Currency tools help firms compete globally

As our world becomes ever more connected, U.S. companies increasingly are conducting business overseas. As a result, some 80 percent of all companies – both large and small – are exposed to foreign exchange risk. In addition, the use of financial tools to reduce this risk has grown in importance. Whereas such tools once were simply a method of making international transactions more convenient, today they are becoming a necessary method of remaining competitive in our global economy.

That is why it is important to understand what foreign exchange risk is, along with the tools available to mitigate it.

A recent example from a food-processing company in Manchester helps to explain this risk. For the past 17 years, the company has been importing food-processing machinery for its customers from Denmark. The company paid in U.S. dollars via wire transfer at a U.S. bank, which then sent the money to a Danish bank. The Danish bank then converted the dollars to Danish kroner several days later, and the Danish exporter received any advantage in the currency exchange.

Thus, whenever the kroner rose against the dollar, the Manchester company ended up paying far more money than was necessary and reducing its profit margin.

But several months ago, the Manchester company learned about foreign-exchange tools and strategies offered by its bank. The company now works with its bank to pay directly in foreign currency – and no longer passively accepts currency market risks. What’s more, the company realized that the savings in transaction fees and currency fluctuation enabled it to save about 1 percent per transaction – to the tune of tens of thousands of dollars per year.

What risk?

Foreign exchange exposure can come in many guises and can have an impact on large enterprises and small companies alike.

Any company that trades in an overseas market, importing or exporting goods or services, regularly subjects itself to currency fluctuations that occur between the time an order is placed and when the invoice is paid. Foreign exchange volatility is not something new, but its impact on both small and large businesses is gaining greater relevance.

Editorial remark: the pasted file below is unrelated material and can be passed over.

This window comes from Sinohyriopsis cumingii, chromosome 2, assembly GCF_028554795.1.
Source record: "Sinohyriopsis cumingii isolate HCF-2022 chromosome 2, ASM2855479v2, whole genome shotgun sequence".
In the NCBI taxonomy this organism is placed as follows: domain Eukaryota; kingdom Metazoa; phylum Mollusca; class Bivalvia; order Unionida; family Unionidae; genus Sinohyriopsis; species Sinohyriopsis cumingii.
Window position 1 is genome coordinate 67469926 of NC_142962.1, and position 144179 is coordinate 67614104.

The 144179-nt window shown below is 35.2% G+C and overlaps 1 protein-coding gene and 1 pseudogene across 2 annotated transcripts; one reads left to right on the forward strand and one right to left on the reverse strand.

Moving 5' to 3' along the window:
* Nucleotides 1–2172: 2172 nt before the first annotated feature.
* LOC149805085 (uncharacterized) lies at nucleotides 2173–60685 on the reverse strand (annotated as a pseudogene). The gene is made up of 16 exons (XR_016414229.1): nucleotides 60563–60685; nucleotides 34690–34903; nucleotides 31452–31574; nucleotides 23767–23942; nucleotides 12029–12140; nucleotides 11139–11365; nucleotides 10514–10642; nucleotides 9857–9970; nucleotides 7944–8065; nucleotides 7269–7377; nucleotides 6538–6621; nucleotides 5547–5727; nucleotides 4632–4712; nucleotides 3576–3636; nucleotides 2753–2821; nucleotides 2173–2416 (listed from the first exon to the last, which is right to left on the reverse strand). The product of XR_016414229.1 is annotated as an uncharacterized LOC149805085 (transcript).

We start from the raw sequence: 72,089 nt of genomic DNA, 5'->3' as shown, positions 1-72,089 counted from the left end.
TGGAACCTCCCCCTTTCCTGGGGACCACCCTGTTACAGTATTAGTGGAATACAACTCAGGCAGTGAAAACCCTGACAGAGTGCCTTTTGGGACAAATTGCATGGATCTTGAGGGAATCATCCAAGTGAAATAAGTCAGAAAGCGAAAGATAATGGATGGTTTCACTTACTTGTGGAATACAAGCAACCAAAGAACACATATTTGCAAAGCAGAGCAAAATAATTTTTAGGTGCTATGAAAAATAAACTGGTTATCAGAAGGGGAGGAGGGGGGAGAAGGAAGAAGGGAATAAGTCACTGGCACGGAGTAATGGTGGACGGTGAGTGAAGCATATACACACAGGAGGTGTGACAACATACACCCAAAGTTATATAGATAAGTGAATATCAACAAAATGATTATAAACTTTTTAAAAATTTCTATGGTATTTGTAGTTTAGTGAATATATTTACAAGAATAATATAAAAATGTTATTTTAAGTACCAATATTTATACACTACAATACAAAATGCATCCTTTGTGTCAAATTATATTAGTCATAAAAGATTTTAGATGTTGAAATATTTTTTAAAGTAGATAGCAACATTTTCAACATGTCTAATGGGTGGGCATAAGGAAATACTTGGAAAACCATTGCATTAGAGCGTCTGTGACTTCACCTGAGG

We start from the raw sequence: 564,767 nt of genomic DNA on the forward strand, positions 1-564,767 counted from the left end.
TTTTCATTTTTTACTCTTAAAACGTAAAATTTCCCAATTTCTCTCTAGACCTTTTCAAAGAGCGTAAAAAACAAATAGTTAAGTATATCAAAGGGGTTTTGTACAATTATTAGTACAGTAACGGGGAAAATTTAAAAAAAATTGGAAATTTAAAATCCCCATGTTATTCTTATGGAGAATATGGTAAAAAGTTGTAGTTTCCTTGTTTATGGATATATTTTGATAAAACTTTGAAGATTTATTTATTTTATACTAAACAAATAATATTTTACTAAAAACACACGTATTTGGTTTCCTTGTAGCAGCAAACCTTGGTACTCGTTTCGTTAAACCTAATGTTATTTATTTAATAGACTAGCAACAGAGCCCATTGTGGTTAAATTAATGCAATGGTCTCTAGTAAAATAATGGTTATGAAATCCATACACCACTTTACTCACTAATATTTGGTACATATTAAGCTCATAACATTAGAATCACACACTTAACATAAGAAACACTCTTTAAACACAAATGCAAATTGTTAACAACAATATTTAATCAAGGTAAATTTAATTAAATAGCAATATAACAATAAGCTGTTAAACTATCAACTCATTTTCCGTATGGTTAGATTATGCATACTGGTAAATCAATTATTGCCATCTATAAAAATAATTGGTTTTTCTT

The Manchester company was like most U.S. companies in that it was trying to avoid foreign exchange risk by doing business only in dollars. However, firms do not escape foreign exchange risk simply by conducting business in the home currency.

Businesses that invoice only in dollars often put themselves at a competitive disadvantage and would be better off offering local currency prices and managing the risk with various hedge tools and strategies, including:

• Spot contracts, the most basic and popular foreign exchange product. It is an agreement to buy or sell one currency in exchange for another. You settle the contract the same day, at a price based on the prevailing “spot exchange rate” – the current value of one currency compared to another. It eliminates worries about whether currencies will shift between the time a company pays in dollars and the foreign company receives payment in its currency.

• Forward contracts further eliminate the risk of fluctuating exchange rates by locking in a price today for a transaction that will take place in the future. This is called hedging, or insuring, your expected foreign currency transactions. You can sign a forward contract with a bank today giving you the right and the obligation to buy dollars in three months time at a rate agreed today (the forward rate). This removes the currency risk by fixing the exchange rate in advance. Forwards negotiated with a bank can be tailored to the exact needs of the company in terms of amount and maturity date.

• Foreign currency options give you the right (the option) to buy or sell a specific amount of currency against another at a predetermined price within a specific period of time. You have the option – but not the obligation – to exercise the contract (for example, you can simply let the option expire without exercising it). The seller of the option, however, has no choice: it has to sell or buy the option if you exercise it. Like a forward contract, a foreign currency option eliminates the spot market risk for future transactions. But unlike a forward contract, it does not force you to do the deal if the spot rate is more favorable than your prearranged exchange rate.

The foreign exchange market and global economic climate can be volatile and uncertain. But there’s one thing you can be certain of – unfavorable exchange rates can be very destabilizing to a business. That’s why it pays to take advantage of the tools that will help you manage your exposure to foreign exchange.

John Riley, vice president of currency risk management at Citizens Bank, works with clients in New Hampshire and throughout the Northeast.

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